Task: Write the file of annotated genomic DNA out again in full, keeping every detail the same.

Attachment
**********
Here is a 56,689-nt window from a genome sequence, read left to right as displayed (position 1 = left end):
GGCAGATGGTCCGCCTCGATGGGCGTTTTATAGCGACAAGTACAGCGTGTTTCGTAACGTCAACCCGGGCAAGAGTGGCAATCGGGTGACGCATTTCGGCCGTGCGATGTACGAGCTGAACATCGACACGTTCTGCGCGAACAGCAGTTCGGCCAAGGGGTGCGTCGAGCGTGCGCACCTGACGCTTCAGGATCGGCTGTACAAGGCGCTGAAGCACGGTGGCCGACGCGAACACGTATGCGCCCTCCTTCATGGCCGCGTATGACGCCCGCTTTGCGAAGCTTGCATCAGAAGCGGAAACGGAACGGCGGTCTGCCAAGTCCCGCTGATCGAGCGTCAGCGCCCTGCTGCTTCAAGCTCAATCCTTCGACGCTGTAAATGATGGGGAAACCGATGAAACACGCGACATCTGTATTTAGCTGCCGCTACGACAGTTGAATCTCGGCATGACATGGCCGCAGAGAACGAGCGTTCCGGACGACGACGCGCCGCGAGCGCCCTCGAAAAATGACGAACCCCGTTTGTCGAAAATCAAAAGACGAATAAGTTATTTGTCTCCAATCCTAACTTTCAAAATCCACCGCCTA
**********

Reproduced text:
Here is a 56,689-nt window from a genome sequence, read left to right as displayed (position 1 = left end):
GGCAGATGGTCCGCCTCGATGGGCGTTTTATAGCGACAAGTACAGCGTGTTTCGTAACGTCAACCCGGGCAAGAGTGGCAATCGGGTGACGCATTTCGGCCGTGCGATGTACGAGCTGAACATCGACACGTTCTGCGCGAACAGCAGTTCGGCCAAGGGGTGCGTCGAGCGTGCGCACCTGACGCTTCAGGATCGGCTGTACAAGGCGCTGAAGCACGGTGGCCGACGCGAACACGTATGCGCCCTCCTTCATGGCCGCGTATGACGCCCGCTTTGCGAAGCTTGCATCAGAAGCGGAAACGGAACGGCGGTCTGCCAAGTCCCGCTGATCGAGCGTCAGCGCCCTGCTGCTTCAAGCTCAATCCTTCGACGCTGTAAATGATGGGGAAACCGATGAAACACGCGACATCTGTATTTAGCTGCCGCTACGACAGTTGAATCTCGGCATGACATGGCCGCAGAGAACGAGCGTTCCGGACGACGACGCGCCGCGAGCGCCCTCGAAAAATGACGAACCCCGTTTGTCGAAAATCAAAAGACGAATAAGTTATTTGTCTCCAATCCTAACTTTCAAAATCCACCGCCTA